Plan Your Capital Expense Like a Squirrel

Published on Tuesday, 27 August 2013 13:49:08    Written by Marc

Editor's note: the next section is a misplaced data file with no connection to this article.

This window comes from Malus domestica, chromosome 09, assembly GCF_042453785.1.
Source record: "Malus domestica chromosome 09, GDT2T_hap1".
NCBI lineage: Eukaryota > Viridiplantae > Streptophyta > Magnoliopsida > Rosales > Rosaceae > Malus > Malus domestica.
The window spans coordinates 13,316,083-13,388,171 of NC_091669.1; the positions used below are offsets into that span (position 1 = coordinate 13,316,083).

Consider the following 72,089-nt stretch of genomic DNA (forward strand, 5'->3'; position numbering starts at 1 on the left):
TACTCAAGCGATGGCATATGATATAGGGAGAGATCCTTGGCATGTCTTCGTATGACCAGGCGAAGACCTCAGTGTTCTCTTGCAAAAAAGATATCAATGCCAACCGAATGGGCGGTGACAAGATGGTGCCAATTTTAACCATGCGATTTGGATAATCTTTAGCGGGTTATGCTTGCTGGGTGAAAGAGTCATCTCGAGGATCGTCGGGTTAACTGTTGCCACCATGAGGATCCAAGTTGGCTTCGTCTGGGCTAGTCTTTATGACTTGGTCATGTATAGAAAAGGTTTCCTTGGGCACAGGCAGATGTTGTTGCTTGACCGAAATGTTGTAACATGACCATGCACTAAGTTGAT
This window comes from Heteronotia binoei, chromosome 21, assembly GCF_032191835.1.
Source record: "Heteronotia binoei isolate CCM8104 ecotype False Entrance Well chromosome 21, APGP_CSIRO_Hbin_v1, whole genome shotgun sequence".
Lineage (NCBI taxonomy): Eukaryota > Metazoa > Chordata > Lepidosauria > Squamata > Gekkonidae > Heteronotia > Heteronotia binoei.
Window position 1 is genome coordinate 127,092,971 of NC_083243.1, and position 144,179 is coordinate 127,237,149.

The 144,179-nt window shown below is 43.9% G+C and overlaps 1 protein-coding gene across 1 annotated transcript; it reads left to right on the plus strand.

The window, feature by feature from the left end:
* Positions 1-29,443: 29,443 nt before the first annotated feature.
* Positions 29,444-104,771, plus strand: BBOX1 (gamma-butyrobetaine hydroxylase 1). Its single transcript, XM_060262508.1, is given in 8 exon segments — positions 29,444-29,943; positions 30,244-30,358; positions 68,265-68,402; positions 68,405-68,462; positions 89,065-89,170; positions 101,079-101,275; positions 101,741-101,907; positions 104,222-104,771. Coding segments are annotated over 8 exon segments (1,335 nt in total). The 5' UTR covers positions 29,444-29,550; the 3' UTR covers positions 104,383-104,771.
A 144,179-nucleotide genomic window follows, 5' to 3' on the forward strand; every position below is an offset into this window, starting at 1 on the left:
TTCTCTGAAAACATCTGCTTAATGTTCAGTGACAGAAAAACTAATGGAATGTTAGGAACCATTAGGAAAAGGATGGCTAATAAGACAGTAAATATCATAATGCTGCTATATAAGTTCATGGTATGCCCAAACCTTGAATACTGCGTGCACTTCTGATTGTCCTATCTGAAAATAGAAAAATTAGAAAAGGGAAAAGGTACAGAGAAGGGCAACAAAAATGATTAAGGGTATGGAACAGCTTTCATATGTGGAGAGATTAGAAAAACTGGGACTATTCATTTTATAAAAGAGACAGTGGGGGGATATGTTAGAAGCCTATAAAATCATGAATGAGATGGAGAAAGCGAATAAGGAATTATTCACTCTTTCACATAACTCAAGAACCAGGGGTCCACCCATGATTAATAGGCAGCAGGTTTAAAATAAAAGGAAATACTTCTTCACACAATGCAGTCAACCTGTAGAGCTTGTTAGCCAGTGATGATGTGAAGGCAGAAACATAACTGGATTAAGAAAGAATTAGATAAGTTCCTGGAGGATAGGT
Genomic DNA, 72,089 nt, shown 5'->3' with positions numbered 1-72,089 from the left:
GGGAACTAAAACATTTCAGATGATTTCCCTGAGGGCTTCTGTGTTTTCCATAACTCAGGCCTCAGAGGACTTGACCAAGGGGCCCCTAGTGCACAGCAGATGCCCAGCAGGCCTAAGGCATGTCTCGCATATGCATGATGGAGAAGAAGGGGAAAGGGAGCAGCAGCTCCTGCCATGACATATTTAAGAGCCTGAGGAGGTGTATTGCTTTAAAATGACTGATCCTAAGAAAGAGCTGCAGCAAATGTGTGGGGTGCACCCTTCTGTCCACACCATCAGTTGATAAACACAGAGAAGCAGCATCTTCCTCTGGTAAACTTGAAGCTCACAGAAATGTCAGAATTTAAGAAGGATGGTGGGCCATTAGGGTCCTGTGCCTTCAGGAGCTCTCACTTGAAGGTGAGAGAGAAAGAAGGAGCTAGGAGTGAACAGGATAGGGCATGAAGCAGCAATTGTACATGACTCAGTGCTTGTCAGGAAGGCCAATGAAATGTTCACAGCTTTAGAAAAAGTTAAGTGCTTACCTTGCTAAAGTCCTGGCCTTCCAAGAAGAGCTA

Did you ever notice how squirrels seem to get active in the fall? Of course, you rarely see a squirrel sitting around doing nothing as they constantly move around getting things done. But in the fall season you can clearly see that they ramp up activity. My apple tree on the side of the house starts to loose apples around the end of august. That’s when the squirrels seem to start to prepare their winter reserves. You can see them with apples as large as an adult’s fist in their mouth climbing the side of the house stopping on the roof for a snack and then off to the small strip of forest in the back of the house to bury the bulk of the produce. So they eat a little and they keep the rest for a rainy or should I say a snowy day. RealexPlan4Alright I admit the link with capital expenditures planning and tracking is a little farfetched, but when preparing for a capital expenditure that requires a complete business case in order to get approval, it’s good to take the squirrels approach (not literally of course). Gathering as much relevant information as possible on the required capex to be purchased is essential. As Murphy’s Law will have it, after the capex request is submitted for approval, management will come back and ask questions that don’t seem to be related to the capex or ask questions that people are simply not prepared for. Interestingly enough, often the information needed is already somewhere in the pile of information that you the squirrel, I mean, capex seeker, gathered during the process. It will show management that you did your homework by having the information readily available and will accelerate the process of capital expenditure approval with less down time. Not having the information available means that you need to go back to the source, contact people, and do more research/testing/survey/whatever to get the missing info. Also, as we all know, nothing is fresher in our minds than current information. So it might take you a few weeks to finalize the capital expense request and to get it approved. If for some reason you get a request for more information when it is the time for the CEO to approve it, it could have been a number of weeks since you initially assembled the information. Going back to the source to find the missing information can sometimes be a hassle, not counting the inefficiency time wasted. So, whenever you are preparing your business case for that capex, keep your notes, comments and other information that you might not think to be useful. Keep them in a folder/file/other somewhere handy. Because you never know when you will need to dig back to retrieve some missing info. Squirrels seem to already have this concept down to an art.